National chief says AFN encased in colonial ‘patriarchal structure’ that guarantees toxicity

RoseAnne Archibald calls for new structure to deal with First Nations issues.


In an exclusive interview with APTN News, Assembly of First Nations National Chief RoseAnne Archibald says the structure of the national lobby organization mixed with the demises of the confederation of nations guarantees its dysfunction.

“It’s really about the colonial structure. It’s really about this thing that encases us – it’s not a personal thing,” Archibald told APTN producer Paul Barnsley on Wednesday. “When you are encased in a colonial patriarchal structure then you can be guaranteed toxicity, you can be guaranteed imbalance, you can be guaranteed these kinds of things of things that have happened at the AFN.”

The Confederacy of Nations is an arm of the AFN that was created to “review, interpret and enforce decisions and directions of the First Nations-in-Assembly and provide ongoing direction to the AFN and the Executive Committee between Assemblies.

But it’s been defunct for some time.

Archibald says that led to the whirlwind 48 hour period where she was suspended, on the AFN agenda in Vancouver, then off, then on again.

It all started June 17 when she was informed by the AFN’s executive, made up of chiefs from across the country, that she had been suspended as national chief for various reasons.

“Our natural laws have been impacted and interfered with by colonialism,” she said. “So it’s a much bigger issue for sure.

The national advocacy group headed into its annual summer assembly rocked by an internal controversy that has exploded publicly in an all-out political feud with allegations of corruption and bullying, swirling alongside threats of litigation and challenges to Archibald’s leadership.

The regional chiefs and national chief serve both as the AFN’s executive committee and as the board of directors for its corporate arm, the National Indian Brotherhood. The national chief chairs executive meetings and casts the tiebreaker during votes.

The executive committee purported to suspend Archibald after she went public slamming what she called “corruption and collusion” at AFN along with her unnamed political opponents.

It’s drawn harsh criticism from prominent First Nations pundits.

A resolution calling for her firing was tabled at the AFN’s meeting in Vancouver but was soundly defeated on July 5.

Archibald is calling for a forensic audit of the AFN and specifically about contracts awarded various people including staff.

That resolution was tabled Wednesday – but a vote on it was postponed until Thursday morning.

Archibald was asked if the call for transparency and accountability is making people within the AFN and the federal government uncomfortable.

“There’s an old saying, you cannot dismantle the master’s house with the master’s tools,” Archibald responded. “That means we have to have an arms-length relationship with any government whether they’re Liberal, P.C., NDP, whatever the party is. We have to have that space. We can’t be enmeshed with anybody and so if the governments decide to be punishing about that then that says more about them then it says about us.”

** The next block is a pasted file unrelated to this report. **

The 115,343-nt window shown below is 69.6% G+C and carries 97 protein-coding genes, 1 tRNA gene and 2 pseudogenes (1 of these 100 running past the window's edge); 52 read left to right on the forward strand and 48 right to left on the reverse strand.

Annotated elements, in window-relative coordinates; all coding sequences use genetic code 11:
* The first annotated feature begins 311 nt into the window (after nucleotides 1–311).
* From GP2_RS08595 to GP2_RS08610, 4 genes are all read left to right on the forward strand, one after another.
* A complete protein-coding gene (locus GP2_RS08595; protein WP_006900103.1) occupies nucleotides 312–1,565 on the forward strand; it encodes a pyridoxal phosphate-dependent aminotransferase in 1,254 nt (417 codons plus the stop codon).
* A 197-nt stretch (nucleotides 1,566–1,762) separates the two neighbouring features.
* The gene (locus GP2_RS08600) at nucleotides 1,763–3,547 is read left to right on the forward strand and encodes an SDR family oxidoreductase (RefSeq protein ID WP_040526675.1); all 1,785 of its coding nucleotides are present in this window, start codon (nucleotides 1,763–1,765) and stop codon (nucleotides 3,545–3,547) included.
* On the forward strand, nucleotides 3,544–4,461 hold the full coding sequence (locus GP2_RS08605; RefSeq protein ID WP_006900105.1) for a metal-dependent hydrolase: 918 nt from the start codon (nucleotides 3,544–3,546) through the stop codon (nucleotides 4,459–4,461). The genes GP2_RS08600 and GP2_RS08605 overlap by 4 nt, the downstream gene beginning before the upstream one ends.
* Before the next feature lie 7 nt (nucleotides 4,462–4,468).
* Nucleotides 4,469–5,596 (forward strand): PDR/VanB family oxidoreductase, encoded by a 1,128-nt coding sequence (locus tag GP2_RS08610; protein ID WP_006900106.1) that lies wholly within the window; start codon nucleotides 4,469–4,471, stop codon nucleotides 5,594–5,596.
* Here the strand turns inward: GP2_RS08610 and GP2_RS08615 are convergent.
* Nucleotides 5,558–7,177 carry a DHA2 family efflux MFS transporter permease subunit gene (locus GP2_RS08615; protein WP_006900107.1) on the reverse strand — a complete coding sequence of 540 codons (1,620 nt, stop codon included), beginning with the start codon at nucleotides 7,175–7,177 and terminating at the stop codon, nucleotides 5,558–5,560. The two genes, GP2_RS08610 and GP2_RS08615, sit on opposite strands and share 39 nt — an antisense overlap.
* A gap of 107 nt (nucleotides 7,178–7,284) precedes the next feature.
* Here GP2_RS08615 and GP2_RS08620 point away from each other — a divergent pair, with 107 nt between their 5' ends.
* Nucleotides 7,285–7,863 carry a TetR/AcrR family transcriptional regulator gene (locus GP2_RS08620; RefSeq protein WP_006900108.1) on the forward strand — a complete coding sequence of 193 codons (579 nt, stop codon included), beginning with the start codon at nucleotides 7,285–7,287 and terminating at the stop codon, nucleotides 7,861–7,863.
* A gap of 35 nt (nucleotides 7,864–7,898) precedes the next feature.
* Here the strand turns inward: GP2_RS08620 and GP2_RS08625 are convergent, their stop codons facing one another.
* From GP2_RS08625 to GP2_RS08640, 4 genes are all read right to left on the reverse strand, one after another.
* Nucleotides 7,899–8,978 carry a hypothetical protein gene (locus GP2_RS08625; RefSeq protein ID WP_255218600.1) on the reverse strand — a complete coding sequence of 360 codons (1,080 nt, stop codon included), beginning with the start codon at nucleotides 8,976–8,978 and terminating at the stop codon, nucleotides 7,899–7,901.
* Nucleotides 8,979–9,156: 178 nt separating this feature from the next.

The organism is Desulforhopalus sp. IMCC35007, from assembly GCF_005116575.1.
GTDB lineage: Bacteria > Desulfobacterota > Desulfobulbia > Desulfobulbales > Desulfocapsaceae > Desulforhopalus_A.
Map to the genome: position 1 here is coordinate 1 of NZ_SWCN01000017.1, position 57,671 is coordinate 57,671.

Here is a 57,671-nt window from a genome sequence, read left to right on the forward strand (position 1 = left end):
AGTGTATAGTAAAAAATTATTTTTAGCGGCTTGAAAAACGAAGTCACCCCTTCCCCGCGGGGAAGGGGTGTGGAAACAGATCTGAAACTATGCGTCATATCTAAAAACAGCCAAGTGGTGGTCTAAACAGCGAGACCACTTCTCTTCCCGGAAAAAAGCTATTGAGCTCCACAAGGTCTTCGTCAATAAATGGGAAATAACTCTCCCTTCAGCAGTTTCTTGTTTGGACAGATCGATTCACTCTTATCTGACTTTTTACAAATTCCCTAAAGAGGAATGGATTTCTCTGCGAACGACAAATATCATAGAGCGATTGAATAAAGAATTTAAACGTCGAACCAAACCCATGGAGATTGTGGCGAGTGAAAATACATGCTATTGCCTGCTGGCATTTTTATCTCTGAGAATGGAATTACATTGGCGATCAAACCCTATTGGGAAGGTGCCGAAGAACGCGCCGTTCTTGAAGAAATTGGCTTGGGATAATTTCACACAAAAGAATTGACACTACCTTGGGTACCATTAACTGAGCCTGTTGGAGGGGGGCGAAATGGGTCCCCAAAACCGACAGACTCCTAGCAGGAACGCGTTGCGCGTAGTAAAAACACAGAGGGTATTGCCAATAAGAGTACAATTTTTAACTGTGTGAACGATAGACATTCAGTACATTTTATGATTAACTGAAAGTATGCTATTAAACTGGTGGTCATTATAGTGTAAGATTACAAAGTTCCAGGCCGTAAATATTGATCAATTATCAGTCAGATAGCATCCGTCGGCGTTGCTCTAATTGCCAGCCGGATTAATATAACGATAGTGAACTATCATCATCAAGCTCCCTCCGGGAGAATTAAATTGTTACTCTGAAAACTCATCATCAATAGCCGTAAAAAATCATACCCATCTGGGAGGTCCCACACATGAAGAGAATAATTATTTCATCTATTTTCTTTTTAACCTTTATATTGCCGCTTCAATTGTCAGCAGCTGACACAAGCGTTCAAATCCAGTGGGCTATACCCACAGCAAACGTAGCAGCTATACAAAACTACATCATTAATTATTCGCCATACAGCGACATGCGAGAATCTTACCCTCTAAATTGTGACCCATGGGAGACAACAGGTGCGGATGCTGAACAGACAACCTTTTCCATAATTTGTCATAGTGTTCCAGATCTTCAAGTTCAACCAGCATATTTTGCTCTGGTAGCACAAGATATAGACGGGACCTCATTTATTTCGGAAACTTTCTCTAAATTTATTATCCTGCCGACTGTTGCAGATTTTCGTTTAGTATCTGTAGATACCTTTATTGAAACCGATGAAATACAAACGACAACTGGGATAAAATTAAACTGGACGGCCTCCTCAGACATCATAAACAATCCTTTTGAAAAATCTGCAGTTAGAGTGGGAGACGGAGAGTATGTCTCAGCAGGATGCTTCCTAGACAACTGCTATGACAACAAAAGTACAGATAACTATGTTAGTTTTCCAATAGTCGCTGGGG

“That’s really important to talk about. The use of public funds by federal governments, provincial governments to punish First Nations or to co-opt them – that’s a bigger issue.”


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Archibald was subjected to a bullying probe in February 2021, which she maintained was retaliation for her push for an independent review of the organization’s financial policies and practices.

Investigator Bryna Hatt was retained to conduct the probe but closed it without interviewing Archibald, then Ontario regional chief, after no one lodged a formal complaint in writing.

Hatt’s investigation nevertheless noted the allegations appeared credible, but Archibald maintained the investigation lacked procedural fairness.

Archibald maintains the latest bullying allegations against her are retaliation for her refusal to approve $1 million in payouts to staff.

When asked about contracts paid out by the AFN and the payout, Archibald said she was only able to release information to chiefs – and not the media.

“My obligation is to the chiefs and that’s what I’ve been doing since this whole thing started and that’s what one of the chiefs in the meeting talked about he was like ‘I’ve received 15 emails from you’ and previous not many. I have an obligation to tell the chiefs the truth and they are actually taking action. When they voted to not uphold the purported suspension that was them saying ‘ok we’re going to take control of this situation.’

“You’re going to see chiefs more active. You’re going to see chiefs directing this organization. You’re going to see less of the tail wagging the dog as one chief put it earlier, you’re going to see an organization powered by chiefs.”

Two Algonquin chiefs put forward a draft resolution calling for an end to the purported suspension of Archibald, a third-party forensic audit into the organization’s contracts and payouts, and a third-party probe into “toxicity, corruption, gender discrimination and lateral violence at the AFN.”

The vote on whether to go ahead with the forensic audit of the AFN will take place Thursday morning. APTN will carry the debate and vote live.

With files from Dennis Ward and Brett Forester

Executive Producer

Paul has been described by the Ryerson Review of Journalism as “one of Canada’s best Aboriginal affairs investigative reporters.” He won the Journalists for Human Rights annual Lifetime Achievement award in 2016. Prior to joining APTN, Paul served as national news editor/senior writer for Windspeaker, an Edmonton-based Aboriginal news publication distributed nationally. His stint with Windspeaker began in 1997, after nearly five years with the Six Nations weekly newspaper Tekawennake.